Why this blog is called "Gallimaufry".

gal-uh-MAW-free\, noun.

Originally meaning "a hash of various kinds of meats," "gallimaufry" comes from French galimafrée; in Old French, from the word galer, "to rejoice, to make merry"; in old English: gala + mafrer: "to eat much," and from Medieval Dutch maffelen: "to open one's mouth wide."

It's also a dish made by hashing up odds and ends of food; a heterogeneous mixture; a hodge-podge; a ragout; a confused jumble; a ridiculous medley; a promiscuous (!) assemblage of persons.

Those of you who know me, will, I’m sure, understand how well some of these phrases (barring the "promiscuous" bit!) fit me.

More importantly, this blog is an ode to my love for Shimla. I hope to show you this little town through my eyes. If you don't see too many people in it, forgive me, because I'm a little chary of turning this into a human zoo.

Stop by for a spell, look at my pictures, ask me questions about Shimla, if you wish. I shall try and answer them as best as I can. Let's be friends for a while....

14 August 2009

I found that essence rare...

There's a little road which runs along the bigger one which leads up to Viceregal Lodge. This road winds gently up to Squire Hall and then an even littler path takes you to the Summer Hill Post Office. It was on this little path that my friend G and I made an astonishing discovery.

Tucked into the retaining wall was this small plant. Its height could not have been more than 30 centimetres. The plant had long, stalkless, tuber type flowers. The flowers looked peculiar because while their petals were white crescent shapes, the sepal was pale green in colour. The length was, by my educated guess, around 20 to 24 milimetres. There were three leaves about 6 to 8 centimetres long. We were unable to identify the flower. This is where the good people at Flowers Of India came to our aid. They identified it as Habenaria Intermedia, of the orchidaceae family. In plain English this means this is a type of orchid!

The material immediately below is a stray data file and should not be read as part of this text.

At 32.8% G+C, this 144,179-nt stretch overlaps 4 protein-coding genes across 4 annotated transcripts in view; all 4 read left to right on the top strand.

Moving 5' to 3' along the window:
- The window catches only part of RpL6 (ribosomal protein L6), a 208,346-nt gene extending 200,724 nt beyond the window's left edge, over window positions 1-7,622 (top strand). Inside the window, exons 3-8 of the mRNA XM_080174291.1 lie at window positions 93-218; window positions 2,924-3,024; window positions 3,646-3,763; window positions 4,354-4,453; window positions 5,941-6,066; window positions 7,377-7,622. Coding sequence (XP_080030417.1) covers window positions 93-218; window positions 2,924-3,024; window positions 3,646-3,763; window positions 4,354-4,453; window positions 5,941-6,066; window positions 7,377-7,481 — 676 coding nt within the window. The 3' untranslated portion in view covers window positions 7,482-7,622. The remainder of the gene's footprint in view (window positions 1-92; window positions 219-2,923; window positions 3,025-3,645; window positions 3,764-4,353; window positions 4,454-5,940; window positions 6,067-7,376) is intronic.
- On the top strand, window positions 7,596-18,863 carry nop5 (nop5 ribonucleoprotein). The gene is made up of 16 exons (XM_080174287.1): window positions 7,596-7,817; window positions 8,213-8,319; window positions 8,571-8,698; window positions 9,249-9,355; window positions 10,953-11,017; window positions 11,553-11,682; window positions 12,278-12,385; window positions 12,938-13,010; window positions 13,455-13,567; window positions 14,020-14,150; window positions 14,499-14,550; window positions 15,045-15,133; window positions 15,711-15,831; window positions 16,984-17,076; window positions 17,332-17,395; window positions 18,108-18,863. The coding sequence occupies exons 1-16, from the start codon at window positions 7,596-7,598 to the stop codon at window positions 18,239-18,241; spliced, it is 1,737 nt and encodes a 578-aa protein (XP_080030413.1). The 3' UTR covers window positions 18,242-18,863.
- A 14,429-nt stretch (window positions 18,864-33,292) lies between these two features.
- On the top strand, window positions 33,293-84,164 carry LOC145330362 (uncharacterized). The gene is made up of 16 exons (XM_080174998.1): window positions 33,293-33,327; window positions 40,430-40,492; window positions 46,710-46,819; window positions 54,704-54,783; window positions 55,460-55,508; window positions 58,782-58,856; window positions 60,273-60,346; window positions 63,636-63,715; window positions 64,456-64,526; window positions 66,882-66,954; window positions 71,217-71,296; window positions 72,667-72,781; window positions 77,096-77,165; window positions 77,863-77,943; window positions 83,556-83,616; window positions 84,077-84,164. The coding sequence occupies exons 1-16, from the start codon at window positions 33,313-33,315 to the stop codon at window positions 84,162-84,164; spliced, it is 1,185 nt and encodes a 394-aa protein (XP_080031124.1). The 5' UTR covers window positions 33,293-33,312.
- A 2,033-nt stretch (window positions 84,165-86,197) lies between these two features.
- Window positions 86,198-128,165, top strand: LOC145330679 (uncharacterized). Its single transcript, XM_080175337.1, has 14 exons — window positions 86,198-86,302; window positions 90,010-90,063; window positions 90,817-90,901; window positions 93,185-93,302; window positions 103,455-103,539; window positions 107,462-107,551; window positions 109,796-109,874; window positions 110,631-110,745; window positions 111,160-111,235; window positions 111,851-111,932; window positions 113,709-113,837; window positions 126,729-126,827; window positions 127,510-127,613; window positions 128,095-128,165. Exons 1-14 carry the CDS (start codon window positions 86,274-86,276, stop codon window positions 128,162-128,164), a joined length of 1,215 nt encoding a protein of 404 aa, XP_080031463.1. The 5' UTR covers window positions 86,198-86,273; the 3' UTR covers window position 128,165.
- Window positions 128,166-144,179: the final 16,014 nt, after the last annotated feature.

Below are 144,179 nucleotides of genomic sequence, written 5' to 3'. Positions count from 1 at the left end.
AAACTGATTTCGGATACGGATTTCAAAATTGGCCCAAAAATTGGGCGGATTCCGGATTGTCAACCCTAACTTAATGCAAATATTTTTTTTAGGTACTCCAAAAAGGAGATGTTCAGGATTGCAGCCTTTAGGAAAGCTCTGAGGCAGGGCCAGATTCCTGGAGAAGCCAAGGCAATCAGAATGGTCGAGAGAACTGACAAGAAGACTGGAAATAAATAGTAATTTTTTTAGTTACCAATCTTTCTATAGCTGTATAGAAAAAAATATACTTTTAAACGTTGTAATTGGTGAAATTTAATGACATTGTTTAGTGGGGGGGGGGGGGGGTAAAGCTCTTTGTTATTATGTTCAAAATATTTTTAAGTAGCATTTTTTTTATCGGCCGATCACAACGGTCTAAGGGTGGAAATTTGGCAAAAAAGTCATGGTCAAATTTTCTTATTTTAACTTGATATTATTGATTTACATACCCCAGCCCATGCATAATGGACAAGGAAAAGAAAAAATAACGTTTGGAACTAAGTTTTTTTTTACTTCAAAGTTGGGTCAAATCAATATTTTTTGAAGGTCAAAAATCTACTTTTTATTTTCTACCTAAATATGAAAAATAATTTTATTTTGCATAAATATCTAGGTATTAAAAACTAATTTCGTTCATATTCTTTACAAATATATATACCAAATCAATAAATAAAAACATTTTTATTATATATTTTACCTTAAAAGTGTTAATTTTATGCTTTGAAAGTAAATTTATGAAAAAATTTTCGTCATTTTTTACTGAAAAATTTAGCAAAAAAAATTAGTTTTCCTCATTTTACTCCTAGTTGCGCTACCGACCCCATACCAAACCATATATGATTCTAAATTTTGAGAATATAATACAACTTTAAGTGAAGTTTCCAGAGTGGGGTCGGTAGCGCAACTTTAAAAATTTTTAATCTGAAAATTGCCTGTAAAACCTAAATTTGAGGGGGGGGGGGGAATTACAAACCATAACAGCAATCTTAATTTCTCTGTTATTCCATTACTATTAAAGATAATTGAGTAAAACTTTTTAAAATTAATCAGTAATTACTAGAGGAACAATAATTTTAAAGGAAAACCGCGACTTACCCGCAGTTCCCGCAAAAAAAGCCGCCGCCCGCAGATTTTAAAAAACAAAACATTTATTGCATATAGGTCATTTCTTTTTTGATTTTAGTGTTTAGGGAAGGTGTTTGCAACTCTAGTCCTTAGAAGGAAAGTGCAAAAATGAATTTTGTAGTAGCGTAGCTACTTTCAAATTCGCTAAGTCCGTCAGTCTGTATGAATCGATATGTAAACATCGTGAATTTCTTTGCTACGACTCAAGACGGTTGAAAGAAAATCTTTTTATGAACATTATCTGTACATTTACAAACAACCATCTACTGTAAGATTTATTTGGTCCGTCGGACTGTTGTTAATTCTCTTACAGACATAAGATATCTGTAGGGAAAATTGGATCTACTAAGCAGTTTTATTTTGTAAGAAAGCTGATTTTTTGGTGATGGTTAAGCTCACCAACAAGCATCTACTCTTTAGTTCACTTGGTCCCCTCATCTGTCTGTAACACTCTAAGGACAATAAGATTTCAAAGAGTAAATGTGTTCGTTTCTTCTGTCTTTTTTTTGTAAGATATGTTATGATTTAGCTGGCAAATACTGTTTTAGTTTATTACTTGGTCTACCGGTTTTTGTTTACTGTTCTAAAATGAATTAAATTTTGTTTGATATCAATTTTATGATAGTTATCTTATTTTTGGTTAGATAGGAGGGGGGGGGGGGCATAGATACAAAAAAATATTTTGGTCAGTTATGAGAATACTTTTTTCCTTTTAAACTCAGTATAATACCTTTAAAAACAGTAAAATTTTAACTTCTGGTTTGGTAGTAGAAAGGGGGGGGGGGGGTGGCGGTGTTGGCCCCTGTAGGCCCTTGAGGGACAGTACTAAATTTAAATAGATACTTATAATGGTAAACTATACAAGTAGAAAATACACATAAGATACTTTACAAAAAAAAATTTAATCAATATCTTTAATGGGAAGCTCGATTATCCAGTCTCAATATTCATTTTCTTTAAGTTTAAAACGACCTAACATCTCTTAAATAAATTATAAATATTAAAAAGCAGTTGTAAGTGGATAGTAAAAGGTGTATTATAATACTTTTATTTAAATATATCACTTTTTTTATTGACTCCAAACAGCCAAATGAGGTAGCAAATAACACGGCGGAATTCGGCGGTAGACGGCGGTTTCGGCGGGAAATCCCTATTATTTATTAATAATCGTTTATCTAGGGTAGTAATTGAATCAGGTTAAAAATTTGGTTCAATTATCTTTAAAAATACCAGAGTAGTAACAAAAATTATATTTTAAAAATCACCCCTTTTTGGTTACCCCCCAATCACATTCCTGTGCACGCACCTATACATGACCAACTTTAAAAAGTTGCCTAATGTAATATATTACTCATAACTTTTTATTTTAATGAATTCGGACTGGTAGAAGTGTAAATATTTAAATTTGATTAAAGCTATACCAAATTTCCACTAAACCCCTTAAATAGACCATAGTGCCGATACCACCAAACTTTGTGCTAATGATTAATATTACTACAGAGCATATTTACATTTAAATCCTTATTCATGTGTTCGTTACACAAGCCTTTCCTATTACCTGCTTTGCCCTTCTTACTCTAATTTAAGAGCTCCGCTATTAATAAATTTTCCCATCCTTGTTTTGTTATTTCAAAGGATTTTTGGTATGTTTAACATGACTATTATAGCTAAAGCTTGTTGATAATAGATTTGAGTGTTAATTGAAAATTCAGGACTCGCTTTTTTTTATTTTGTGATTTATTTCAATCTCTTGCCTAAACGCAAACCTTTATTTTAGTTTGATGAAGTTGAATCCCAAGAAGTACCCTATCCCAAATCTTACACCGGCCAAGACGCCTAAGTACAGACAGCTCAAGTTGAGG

Further reading lead me to the research conducted by R. S. Chauhan and others. The most disturbing aspect pointed out by these scholars is that Habenaria intermedia is rapidly disappearing due to indiscriminate digging for its edible tubers. The scientists report that this species forms an important constituent of the Indian traditional schools of medicine for preparing a rejuvenating tonic much popular with Indians - "chyawanprash". Apparently, a destructive and indiscriminate system of harvvesting this delicate plant is resulting in its gradual disappearance. A minor catastrophe.

This Robert Frost poem describes our day so well....

Once on the kind of day called "weather breeder",
When the heat slowly hazes and the sun,
By its own power seems to be undone,

I was half boring through, half climbing through
A swamp of cedar. Choked with the oil of cedar

And scurf of plants, and weary and over-heated,

And sorry I ever left the road I knew,

I paused and rested on a sort of hook

That had me by the coat as good as seated

And since there was no other way to look
Looked up toward heaven, and there against the blue
Stood over me a resurrected tree,
A tree that had been down and raised again -

A barkless spectre. He had halted too,
As if for fear of treading upon me.

I saw the strange position of his hands -
Up at his shoulders, dragging yellow strands

Of wire with something in it from men to men.

"You here?" I said. "Where aren't you nowadays

And what's the news you carry - if you know?

And tell me where you're off for - Montreal?"
"Me? I'm not off anywhere at all.
Sometimes I wander out of beaten ways
Half looking for the orchid Calypso".


Bibliophile said...

That's a weird and lovely orchid. Thanks for sharing it.

Gallimaufry said...

Thanks, Bibliophile for sropping by. Orchids really *are* beautiful in a weird way, aren't they?

Anonymous said...

Sad to hear that such a lovely flower is disappearing.

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